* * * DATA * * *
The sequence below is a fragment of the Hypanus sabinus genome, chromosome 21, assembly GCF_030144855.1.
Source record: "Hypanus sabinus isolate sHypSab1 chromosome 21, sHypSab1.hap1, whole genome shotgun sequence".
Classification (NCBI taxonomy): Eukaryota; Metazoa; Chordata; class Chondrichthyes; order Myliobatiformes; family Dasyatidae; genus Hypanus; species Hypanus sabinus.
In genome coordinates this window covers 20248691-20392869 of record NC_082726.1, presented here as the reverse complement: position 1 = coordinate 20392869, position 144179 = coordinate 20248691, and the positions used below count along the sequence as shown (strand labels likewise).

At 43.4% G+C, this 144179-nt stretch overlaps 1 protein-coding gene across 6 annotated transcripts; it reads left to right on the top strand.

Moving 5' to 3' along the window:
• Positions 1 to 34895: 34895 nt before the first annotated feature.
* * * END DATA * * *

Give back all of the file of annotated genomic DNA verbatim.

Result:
The sequence below is a fragment of the Hypanus sabinus genome, chromosome 21, assembly GCF_030144855.1.
Source record: "Hypanus sabinus isolate sHypSab1 chromosome 21, sHypSab1.hap1, whole genome shotgun sequence".
Classification (NCBI taxonomy): Eukaryota; Metazoa; Chordata; class Chondrichthyes; order Myliobatiformes; family Dasyatidae; genus Hypanus; species Hypanus sabinus.
In genome coordinates this window covers 20248691-20392869 of record NC_082726.1, presented here as the reverse complement: position 1 = coordinate 20392869, position 144179 = coordinate 20248691, and the positions used below count along the sequence as shown (strand labels likewise).

At 43.4% G+C, this 144179-nt stretch overlaps 1 protein-coding gene across 6 annotated transcripts; it reads left to right on the top strand.

Moving 5' to 3' along the window:
• Positions 1 to 34895: 34895 nt before the first annotated feature.